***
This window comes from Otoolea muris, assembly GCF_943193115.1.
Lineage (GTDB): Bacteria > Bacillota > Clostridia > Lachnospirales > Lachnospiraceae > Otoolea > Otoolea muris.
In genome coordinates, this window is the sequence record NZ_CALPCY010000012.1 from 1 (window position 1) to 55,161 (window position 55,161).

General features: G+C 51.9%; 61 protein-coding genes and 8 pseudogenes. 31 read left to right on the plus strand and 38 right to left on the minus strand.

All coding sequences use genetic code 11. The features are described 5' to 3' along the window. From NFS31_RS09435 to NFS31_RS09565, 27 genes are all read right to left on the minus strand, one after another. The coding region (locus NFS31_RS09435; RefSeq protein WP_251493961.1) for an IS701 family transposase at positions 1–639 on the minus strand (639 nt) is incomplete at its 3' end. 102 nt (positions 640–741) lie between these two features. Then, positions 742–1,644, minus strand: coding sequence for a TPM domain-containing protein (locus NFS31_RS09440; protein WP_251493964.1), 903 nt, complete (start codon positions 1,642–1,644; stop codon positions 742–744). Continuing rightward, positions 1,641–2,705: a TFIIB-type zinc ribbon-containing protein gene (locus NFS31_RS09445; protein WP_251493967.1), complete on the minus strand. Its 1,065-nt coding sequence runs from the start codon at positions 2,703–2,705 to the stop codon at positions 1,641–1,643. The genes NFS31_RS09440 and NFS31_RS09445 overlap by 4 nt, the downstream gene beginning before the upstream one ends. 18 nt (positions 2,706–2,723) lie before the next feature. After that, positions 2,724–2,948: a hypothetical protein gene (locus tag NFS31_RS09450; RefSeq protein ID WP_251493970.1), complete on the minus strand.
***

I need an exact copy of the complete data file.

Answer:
This window comes from Otoolea muris, assembly GCF_943193115.1.
Lineage (GTDB): Bacteria > Bacillota > Clostridia > Lachnospirales > Lachnospiraceae > Otoolea > Otoolea muris.
In genome coordinates, this window is the sequence record NZ_CALPCY010000012.1 from 1 (window position 1) to 55,161 (window position 55,161).

General features: G+C 51.9%; 61 protein-coding genes and 8 pseudogenes. 31 read left to right on the plus strand and 38 right to left on the minus strand.

All coding sequences use genetic code 11. The features are described 5' to 3' along the window. From NFS31_RS09435 to NFS31_RS09565, 27 genes are all read right to left on the minus strand, one after another. The coding region (locus NFS31_RS09435; RefSeq protein WP_251493961.1) for an IS701 family transposase at positions 1–639 on the minus strand (639 nt) is incomplete at its 3' end. 102 nt (positions 640–741) lie between these two features. Then, positions 742–1,644, minus strand: coding sequence for a TPM domain-containing protein (locus NFS31_RS09440; protein WP_251493964.1), 903 nt, complete (start codon positions 1,642–1,644; stop codon positions 742–744). Continuing rightward, positions 1,641–2,705: a TFIIB-type zinc ribbon-containing protein gene (locus NFS31_RS09445; protein WP_251493967.1), complete on the minus strand. Its 1,065-nt coding sequence runs from the start codon at positions 2,703–2,705 to the stop codon at positions 1,641–1,643. The genes NFS31_RS09440 and NFS31_RS09445 overlap by 4 nt, the downstream gene beginning before the upstream one ends. 18 nt (positions 2,706–2,723) lie before the next feature. After that, positions 2,724–2,948: a hypothetical protein gene (locus tag NFS31_RS09450; RefSeq protein ID WP_251493970.1), complete on the minus strand.